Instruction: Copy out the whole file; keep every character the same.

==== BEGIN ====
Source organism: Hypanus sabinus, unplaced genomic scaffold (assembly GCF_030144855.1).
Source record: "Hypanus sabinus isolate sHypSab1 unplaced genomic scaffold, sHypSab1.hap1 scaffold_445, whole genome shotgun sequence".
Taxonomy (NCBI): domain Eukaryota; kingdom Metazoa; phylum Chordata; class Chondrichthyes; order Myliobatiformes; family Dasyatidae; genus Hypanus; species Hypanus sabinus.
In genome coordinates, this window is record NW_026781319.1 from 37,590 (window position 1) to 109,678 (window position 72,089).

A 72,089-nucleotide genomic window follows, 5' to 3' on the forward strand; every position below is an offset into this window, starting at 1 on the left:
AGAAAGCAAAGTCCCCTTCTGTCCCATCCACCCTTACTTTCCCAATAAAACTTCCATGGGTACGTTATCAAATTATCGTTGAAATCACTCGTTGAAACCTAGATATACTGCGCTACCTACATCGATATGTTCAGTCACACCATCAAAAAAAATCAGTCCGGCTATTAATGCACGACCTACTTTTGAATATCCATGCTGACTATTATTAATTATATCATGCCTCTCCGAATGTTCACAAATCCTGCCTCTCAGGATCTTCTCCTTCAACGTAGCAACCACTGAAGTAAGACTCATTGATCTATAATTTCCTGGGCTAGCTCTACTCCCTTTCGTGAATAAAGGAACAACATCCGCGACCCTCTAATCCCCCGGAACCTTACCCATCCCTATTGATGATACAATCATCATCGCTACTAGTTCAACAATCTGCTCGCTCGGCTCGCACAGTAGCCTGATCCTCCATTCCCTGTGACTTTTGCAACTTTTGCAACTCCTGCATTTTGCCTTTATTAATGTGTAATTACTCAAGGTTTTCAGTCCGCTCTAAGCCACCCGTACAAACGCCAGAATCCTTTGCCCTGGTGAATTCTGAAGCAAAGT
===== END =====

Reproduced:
Source organism: Hypanus sabinus, unplaced genomic scaffold (assembly GCF_030144855.1).
Source record: "Hypanus sabinus isolate sHypSab1 unplaced genomic scaffold, sHypSab1.hap1 scaffold_445, whole genome shotgun sequence".
Taxonomy (NCBI): domain Eukaryota; kingdom Metazoa; phylum Chordata; class Chondrichthyes; order Myliobatiformes; family Dasyatidae; genus Hypanus; species Hypanus sabinus.
In genome coordinates, this window is record NW_026781319.1 from 37,590 (window position 1) to 109,678 (window position 72,089).

A 72,089-nucleotide genomic window follows, 5' to 3' on the forward strand; every position below is an offset into this window, starting at 1 on the left:
AGAAAGCAAAGTCCCCTTCTGTCCCATCCACCCTTACTTTCCCAATAAAACTTCCATGGGTACGTTATCAAATTATCGTTGAAATCACTCGTTGAAACCTAGATATACTGCGCTACCTACATCGATATGTTCAGTCACACCATCAAAAAAAATCAGTCCGGCTATTAATGCACGACCTACTTTTGAATATCCATGCTGACTATTATTAATTATATCATGCCTCTCCGAATGTTCACAAATCCTGCCTCTCAGGATCTTCTCCTTCAACGTAGCAACCACTGAAGTAAGACTCATTGATCTATAATTTCCTGGGCTAGCTCTACTCCCTTTCGTGAATAAAGGAACAACATCCGCGACCCTCTAATCCCCCGGAACCTTACCCATCCCTATTGATGATACAATCATCATCGCTACTAGTTCAACAATCTGCTCGCTCGGCTCGCACAGTAGCCTGATCCTCCATTCCCTGTGACTTTTGCAACTTTTGCAACTCCTGCATTTTGCCTTTATTAATGTGTAATTACTCAAGGTTTTCAGTCCGCTCTAAGCCACCCGTACAAACGCCAGAATCCTTTGCCCTGGTGAATTCTGAAGCAAAGT